“This would be ridiculous,” Johnson said Thursday. “For us, a public school, to be thrown in with the private schools is wrong. We don’t and can’t do what private schools do because we have to operate under a different set of rules than the private schools have.”
Johnson threatened a boycott of playoff games if Mission Viejo is in a football playoffs division made up mostly of private schools.
“If we’re in with that bunch,” he said, “then we’ll refuse to play them.”
The CIF-SS office and playoff committees will need all CIF-SS member schools to submit the needed data – all regular-season and playoff results – into a database created by the CIF-SS office.
Member schools that do not input complete and accurate data for a sport will be ineligible for the playoffs in that sport.
The database – called “CIFSSHome” – is incomplete for a number of teams in a variety of sports. Some athletic directors need to get their coaches on board.
The number of playoff entries per league will be not change.
Schools and teams can appeal their divisional placement only if the data is inaccurate.
This week, the CIF-SS Executive Committee supported the proposal. The Executive Committee, made of 23 members including CIF-SS commissioner Rob Wigod, advises the Council and CIF-SS leadership and when required enforces CIF-SS rules and by-laws.
CIF-SS Council votes often follow the recommendations of the Executive Committee. However, since the competitive equity proposal was created by the Executive Committee, its support of the proposal was expected.
Wigod has promoted the proposal as vigorously as he can. He regularly attends league and area meetings around the huge Southern Section, with recent meetings emphasizing the proposal and anwering questions about it. Wigod meets with Orange County representatives today.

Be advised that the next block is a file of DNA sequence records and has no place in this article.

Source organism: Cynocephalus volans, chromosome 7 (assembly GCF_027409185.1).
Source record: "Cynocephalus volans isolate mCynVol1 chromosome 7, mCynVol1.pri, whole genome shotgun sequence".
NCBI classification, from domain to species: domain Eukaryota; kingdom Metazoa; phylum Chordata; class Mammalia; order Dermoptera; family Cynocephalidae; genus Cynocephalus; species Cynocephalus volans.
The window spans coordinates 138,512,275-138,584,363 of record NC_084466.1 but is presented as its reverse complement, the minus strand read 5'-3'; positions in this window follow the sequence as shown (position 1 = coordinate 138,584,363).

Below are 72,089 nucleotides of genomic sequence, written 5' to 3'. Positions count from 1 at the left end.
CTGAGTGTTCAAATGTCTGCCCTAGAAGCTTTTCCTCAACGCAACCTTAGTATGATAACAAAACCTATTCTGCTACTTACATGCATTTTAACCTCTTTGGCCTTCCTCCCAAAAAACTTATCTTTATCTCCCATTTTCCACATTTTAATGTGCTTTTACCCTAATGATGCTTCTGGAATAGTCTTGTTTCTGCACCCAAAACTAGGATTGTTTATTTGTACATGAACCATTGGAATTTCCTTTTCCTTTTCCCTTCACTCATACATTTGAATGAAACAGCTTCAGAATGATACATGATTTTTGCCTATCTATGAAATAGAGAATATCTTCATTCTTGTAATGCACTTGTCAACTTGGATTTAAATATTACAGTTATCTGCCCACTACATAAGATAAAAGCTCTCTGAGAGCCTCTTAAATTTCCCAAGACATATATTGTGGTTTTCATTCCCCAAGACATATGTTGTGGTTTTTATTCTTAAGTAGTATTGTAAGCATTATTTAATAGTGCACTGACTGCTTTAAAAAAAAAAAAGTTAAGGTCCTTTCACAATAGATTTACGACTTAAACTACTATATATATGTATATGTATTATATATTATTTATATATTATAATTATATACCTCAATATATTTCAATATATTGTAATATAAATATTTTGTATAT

Wigod’s “Message From The Commissioner” newsletter to member schools in November provided data to support the competitive equity concept, that first-round playoff results in the fall sports of football, boys water polo and girls tennis showed the competitive disparity in the current playoffs-by-league-affiliation format. The average margin of victory was 38 points in the football Pac-5 Division first round, was 37 points in the Inland Valley Division football first round, was 10 goals in boys water polo’s Division 1 first round, was 11 sets in girls tennis’ Division 3 first round.
Not every team in a league belongs in the same playoff division. A good example is football’s Moore League. Long Beach Poly of the Moore League has been a good competitive fit in the Pac-5 Division, but the Moore’s other playoff teams usually get blown out.